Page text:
Calories matter. You know you can survive for a period of time without food, but not forever. Taking food in, gives us calories, which provide the energy we need to survive, to function, and to thrive. Don’t truly understand all of this? Let me explain…
Basal Metabolic Rate (BMR)
Every human has their own personal basal metabolic rate. This is the amount of calories you burn on a daily basis just to survive. Basically, if you literally laid in bed all day and didn’t move, this is what you would burn for your internal organs to keep you alive.
Total Daily Energy Expenditure (TDEE)
Besides the basal metabolic rate, we also have something called our total daily energy expenditure. This is the amount of calories you burn on a daily basis by living your life. This number includes your basal metabolic rate plus your activities – and I mean all activities. This includes the simple tasks (ie: just walking around the house or workplace to do your normal routine tasks), household and family tasks, work tasks, and exercise.
Why do these numbers matter?
When we think about total caloric intake required, we need to think about both numbers – what it takes to survive as well as what it takes to thrive.
Ultimately, at a minimum, you need to be consuming enough calories to equal your BMR. Technically, if you don’t even consume that amount, you cannot survive. Yes, you can survive for a period of time, as we have witnessed throughout history during a number of different events, but eventually your body will shut down.
In order to have good energy, our caloric intake needs to be adequate. This means in the range of our TDEE. We will lose weight effectively at a deficit of 100-300 calories/day, but if the deficit is much larger than that, our bodies will conserve energy.
You won’t realize it, but if you go below the TDEE too drastically for too long, your body will naturally move less – you will fidget less, you will shift around in your chair or when standing less often, you will avoid walking places (ie: fewer trips to the copy machine at the office or finding the closer parking spot).
Feeling tired and sluggish during the day? Too big of a caloric deficit may be contributing. There are a lot of factors that could be contributing, but low caloric intake is one of them.
Plateaued in your weight loss? Too big of caloric deficit for too long will cause this. Your body will lose weight temporarily, but eventually it will turn to conservation and hold onto what it can.
When you are training or competing, you may feel that you have good energy. But you may be shocked how much more energy you have if you increase your caloric intake a bit – even just by 100-200 calorie – especially if you are in a significant deficit. I have worked with dozens of athletes who have increased their caloric intake and report having a significant increase in energy when training.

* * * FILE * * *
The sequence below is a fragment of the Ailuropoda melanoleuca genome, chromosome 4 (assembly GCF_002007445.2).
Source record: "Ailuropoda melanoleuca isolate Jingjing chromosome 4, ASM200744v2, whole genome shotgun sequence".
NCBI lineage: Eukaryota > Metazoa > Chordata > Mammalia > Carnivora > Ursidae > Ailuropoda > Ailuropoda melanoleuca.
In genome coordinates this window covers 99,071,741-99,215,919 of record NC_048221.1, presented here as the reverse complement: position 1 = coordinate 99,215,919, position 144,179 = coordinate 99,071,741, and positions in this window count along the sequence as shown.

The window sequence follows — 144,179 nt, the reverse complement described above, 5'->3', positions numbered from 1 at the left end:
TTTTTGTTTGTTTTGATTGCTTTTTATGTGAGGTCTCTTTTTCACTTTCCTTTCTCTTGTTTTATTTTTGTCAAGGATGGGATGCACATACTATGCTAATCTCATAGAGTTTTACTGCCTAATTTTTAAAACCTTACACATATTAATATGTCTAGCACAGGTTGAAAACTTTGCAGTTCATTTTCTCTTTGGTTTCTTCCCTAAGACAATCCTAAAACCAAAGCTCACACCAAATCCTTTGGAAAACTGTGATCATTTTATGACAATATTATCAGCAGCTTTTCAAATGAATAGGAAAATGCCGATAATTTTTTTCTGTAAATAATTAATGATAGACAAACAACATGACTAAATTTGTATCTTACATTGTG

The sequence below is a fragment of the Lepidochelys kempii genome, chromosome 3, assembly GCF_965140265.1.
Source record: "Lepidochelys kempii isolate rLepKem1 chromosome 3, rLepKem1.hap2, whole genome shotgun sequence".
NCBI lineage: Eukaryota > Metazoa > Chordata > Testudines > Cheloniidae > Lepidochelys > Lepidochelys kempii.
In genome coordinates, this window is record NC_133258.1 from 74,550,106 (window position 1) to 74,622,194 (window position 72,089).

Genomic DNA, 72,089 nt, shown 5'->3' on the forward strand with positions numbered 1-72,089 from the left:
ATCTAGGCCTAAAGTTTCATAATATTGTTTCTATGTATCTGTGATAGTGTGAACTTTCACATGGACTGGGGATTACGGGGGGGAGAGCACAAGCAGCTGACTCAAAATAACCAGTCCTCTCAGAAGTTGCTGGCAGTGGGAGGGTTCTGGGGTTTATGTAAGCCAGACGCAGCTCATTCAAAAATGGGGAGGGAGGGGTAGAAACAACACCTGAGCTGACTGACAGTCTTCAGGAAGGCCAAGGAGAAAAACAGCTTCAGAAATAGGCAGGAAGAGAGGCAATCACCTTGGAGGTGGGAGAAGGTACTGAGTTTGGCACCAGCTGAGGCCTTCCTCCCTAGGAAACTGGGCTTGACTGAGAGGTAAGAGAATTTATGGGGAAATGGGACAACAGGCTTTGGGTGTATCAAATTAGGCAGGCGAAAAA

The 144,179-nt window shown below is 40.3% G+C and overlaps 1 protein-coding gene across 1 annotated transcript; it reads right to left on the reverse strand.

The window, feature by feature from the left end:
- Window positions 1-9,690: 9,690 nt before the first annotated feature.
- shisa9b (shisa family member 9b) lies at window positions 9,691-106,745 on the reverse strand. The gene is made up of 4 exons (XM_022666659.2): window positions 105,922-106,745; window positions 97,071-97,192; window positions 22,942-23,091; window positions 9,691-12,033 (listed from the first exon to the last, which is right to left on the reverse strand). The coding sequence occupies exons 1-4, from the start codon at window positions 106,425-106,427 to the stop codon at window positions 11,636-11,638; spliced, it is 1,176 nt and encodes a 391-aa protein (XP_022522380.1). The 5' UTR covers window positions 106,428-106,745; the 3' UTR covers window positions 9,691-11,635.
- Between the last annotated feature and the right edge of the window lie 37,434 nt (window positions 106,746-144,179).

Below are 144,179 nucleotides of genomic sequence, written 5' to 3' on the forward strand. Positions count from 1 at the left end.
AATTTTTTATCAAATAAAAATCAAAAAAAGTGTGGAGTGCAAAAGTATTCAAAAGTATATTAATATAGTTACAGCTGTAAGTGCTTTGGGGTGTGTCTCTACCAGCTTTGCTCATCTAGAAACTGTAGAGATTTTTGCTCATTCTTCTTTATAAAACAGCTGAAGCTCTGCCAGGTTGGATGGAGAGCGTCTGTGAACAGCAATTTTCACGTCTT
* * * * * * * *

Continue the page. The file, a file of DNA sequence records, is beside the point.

Along with feeling like you have more energy, you will also notice better endurance and strength gains. You can’t make significant gains in speed, endurance, or strength if you don’t have the necessary energy requirements to support it. This means you likely won’t begin to hit personal bests or PRs if you don’t have the energy to support it.
Because our bodies need a certain amount of calories to survive, if we don’t intake enough, it will pull from somewhere. Along with the decreased performance with decreased consumption, it can also lead to increased risk of injuries.
The reason is twofold. First, if you don’t have the energy and fatigue faster, your body may begin to compensate in order to perform the necessary requirements of the activities. Over time, compensations cause injuries. Secondly, you need calories to maintain or build up your tissues (muscles, tendons, ligaments, bones). If you don’t have those calories needed, you either don’t build the tissues properly or your body starts to pull from them.
So what now?
Are you just realizing how important your nutrition is to your survival, your energy, your performance, and your health? Awesome! I am glad this helped you understand that better.
Concerned you may not be eating enough? The first step to begin to figure this out is by tracking your food intake on a food log. I personally suggest MyFitnessPal, but there are others out there that you can use. Once you begin to see how much you are eating, you can begin to determine if it is enough for you.
Comment below with your thoughts! Email me at firstname.lastname@example.org with your questions.